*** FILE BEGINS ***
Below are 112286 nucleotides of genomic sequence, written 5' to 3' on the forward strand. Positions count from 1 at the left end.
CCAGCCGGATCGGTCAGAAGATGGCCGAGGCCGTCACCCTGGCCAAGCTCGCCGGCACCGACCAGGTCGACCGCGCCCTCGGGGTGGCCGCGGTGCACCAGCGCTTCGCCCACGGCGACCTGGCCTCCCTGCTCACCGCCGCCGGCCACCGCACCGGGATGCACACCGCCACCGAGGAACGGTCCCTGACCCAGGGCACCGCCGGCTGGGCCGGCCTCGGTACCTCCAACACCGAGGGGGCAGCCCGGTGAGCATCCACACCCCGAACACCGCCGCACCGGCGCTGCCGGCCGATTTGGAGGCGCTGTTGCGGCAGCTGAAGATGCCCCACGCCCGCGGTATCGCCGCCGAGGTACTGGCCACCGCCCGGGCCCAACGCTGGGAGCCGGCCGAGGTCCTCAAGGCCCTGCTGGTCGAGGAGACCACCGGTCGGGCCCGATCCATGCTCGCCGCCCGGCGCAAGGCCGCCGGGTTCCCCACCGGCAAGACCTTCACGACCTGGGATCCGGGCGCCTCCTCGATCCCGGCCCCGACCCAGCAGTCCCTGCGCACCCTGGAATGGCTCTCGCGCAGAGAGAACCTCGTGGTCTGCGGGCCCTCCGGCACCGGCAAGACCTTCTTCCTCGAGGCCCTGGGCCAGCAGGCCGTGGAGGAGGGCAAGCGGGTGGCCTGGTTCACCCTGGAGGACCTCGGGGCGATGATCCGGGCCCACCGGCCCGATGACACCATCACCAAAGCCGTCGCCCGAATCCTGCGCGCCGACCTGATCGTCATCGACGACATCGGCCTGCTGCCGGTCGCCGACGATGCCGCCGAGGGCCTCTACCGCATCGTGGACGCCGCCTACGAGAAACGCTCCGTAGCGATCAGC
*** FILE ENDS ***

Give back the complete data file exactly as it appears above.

Below are 112286 nucleotides of genomic sequence, written 5' to 3' on the forward strand. Positions count from 1 at the left end.
CCAGCCGGATCGGTCAGAAGATGGCCGAGGCCGTCACCCTGGCCAAGCTCGCCGGCACCGACCAGGTCGACCGCGCCCTCGGGGTGGCCGCGGTGCACCAGCGCTTCGCCCACGGCGACCTGGCCTCCCTGCTCACCGCCGCCGGCCACCGCACCGGGATGCACACCGCCACCGAGGAACGGTCCCTGACCCAGGGCACCGCCGGCTGGGCCGGCCTCGGTACCTCCAACACCGAGGGGGCAGCCCGGTGAGCATCCACACCCCGAACACCGCCGCACCGGCGCTGCCGGCCGATTTGGAGGCGCTGTTGCGGCAGCTGAAGATGCCCCACGCCCGCGGTATCGCCGCCGAGGTACTGGCCACCGCCCGGGCCCAACGCTGGGAGCCGGCCGAGGTCCTCAAGGCCCTGCTGGTCGAGGAGACCACCGGTCGGGCCCGATCCATGCTCGCCGCCCGGCGCAAGGCCGCCGGGTTCCCCACCGGCAAGACCTTCACGACCTGGGATCCGGGCGCCTCCTCGATCCCGGCCCCGACCCAGCAGTCCCTGCGCACCCTGGAATGGCTCTCGCGCAGAGAGAACCTCGTGGTCTGCGGGCCCTCCGGCACCGGCAAGACCTTCTTCCTCGAGGCCCTGGGCCAGCAGGCCGTGGAGGAGGGCAAGCGGGTGGCCTGGTTCACCCTGGAGGACCTCGGGGCGATGATCCGGGCCCACCGGCCCGATGACACCATCACCAAAGCCGTCGCCCGAATCCTGCGCGCCGACCTGATCGTCATCGACGACATCGGCCTGCTGCCGGTCGCCGACGATGCCGCCGAGGGCCTCTACCGCATCGTGGACGCCGCCTACGAGAAACGCTCCGTAGCGATCAGC